roberthassk said:Initially only a couple pieces of the manufactured wood products and plastic were visible as I spread the mulch. Each time it has rained, dirt has been washed from the mulch and the trash mixed in becomes more evident. I just would like to figure out who enforces the laws that are on the books to regulate the mulch producers so people across the Midwest are not spreading this trash on their gardens and landscape this spring.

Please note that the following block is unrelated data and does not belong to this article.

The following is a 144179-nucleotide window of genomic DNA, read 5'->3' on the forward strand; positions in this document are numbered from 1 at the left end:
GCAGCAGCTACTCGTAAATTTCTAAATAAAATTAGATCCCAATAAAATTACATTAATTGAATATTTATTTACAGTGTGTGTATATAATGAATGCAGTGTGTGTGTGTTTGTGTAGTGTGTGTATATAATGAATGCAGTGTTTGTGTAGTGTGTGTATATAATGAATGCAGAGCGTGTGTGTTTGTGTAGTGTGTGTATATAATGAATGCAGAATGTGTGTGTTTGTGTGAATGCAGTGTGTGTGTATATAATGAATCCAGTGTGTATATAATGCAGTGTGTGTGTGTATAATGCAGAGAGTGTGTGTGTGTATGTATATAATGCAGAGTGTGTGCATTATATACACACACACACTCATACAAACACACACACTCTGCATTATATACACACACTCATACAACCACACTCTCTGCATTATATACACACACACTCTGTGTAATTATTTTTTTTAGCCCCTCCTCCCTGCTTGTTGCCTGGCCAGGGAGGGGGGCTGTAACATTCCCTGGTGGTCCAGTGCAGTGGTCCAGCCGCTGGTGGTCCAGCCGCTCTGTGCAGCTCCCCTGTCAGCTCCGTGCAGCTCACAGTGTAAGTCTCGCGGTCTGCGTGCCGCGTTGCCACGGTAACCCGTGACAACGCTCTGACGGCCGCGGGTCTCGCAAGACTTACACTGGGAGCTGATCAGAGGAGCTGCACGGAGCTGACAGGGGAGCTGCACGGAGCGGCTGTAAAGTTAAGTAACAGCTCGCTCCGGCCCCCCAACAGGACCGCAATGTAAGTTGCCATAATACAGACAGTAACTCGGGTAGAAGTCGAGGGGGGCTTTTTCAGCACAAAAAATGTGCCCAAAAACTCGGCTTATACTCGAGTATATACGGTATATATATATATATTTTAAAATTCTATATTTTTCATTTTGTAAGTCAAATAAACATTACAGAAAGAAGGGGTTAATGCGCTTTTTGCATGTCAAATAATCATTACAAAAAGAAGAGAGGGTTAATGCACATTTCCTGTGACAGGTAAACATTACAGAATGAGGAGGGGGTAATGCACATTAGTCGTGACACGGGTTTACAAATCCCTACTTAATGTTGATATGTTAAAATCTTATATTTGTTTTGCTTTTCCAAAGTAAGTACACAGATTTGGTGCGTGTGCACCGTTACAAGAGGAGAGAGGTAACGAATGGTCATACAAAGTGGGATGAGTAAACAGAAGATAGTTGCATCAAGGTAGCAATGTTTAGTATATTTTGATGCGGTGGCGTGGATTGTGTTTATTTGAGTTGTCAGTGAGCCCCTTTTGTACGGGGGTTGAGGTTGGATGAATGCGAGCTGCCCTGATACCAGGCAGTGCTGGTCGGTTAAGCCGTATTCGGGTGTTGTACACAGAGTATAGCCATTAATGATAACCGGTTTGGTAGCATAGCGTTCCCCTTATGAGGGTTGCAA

roberthassk said:or I recently purchased some mulch from a big box home improvement store that those of us in the Midwest are all familiar with. As I started to spread this mulch in my garden to protect some plants that were coming up too early, I noticed pieces of plywood, particle board, OSB (oriented strand board) and chips with paint on one surface. Knowing that construction debris contains formaldehyde based glues and potential lead based paints, I reached out to the big box store corporate custom service. After pressing the topic with corporate customer service I receive a note from the associate garden supply buyer for the company and he said "sometimes a pallet will make its way into mulch products." Several days later it rained, washing some of the dirt from the mulch I laid down. Even more pieces of manufactured wood products were visible, along with electrical tape, plastic and other unnatural debris. I researched the Ohio State Administrative code ( the state that the mulch was processed in) and found that only clean wood can be used in mulch products. Chapter 560 of the Ohio code defined clean wood clearly as, wood free of adhesives, coatings and paint products. I reached out to the Ohio EPA and their representative stated they did not have the authority to inspect this processor. I reached out to the Ohio Attorney General's office and they passed me to the Ohio BBB for consumer complaints. The Better Business Bureau (a non-profit with no real authority) sent a complaint to the mulch processor, which in turn sent an apology to me. My question is who has the authority to inspect and regulate mulch and soil producers to insure consumers are not contaminating their gardens with chemicals that are dangerous if ingested? Clearly Ohio has a law on the books to insure unsafe debris does not end up in what is suppose to be a clean wood product.